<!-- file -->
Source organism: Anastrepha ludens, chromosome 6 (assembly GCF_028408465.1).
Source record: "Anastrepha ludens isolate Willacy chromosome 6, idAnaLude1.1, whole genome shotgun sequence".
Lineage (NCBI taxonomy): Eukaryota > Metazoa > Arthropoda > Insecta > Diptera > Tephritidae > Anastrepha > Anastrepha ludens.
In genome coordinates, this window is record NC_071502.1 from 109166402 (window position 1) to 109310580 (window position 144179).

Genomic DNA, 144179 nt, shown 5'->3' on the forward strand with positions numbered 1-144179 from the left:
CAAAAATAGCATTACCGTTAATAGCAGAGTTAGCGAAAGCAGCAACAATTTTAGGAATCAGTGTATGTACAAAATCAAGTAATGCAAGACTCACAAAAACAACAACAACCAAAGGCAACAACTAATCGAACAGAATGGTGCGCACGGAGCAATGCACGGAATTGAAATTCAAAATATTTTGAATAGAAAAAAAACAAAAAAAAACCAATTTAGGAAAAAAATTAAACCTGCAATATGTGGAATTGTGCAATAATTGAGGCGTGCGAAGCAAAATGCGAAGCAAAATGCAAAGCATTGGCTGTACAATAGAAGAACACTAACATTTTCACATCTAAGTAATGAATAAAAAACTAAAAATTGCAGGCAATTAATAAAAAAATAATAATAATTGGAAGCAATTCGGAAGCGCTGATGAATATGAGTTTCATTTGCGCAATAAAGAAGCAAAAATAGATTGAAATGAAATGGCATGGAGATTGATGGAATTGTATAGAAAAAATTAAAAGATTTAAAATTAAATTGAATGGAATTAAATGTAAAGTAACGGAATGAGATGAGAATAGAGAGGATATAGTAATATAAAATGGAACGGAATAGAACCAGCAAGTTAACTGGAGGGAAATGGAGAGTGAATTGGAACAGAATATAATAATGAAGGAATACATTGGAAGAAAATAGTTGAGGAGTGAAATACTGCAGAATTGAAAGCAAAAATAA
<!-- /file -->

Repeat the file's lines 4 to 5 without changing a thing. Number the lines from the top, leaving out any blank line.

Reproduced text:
In genome coordinates, this window is record NC_071502.1 from 109166402 (window position 1) to 109310580 (window position 144179).

Genomic DNA, 144179 nt, shown 5'->3' on the forward strand with positions numbered 1-144179 from the left: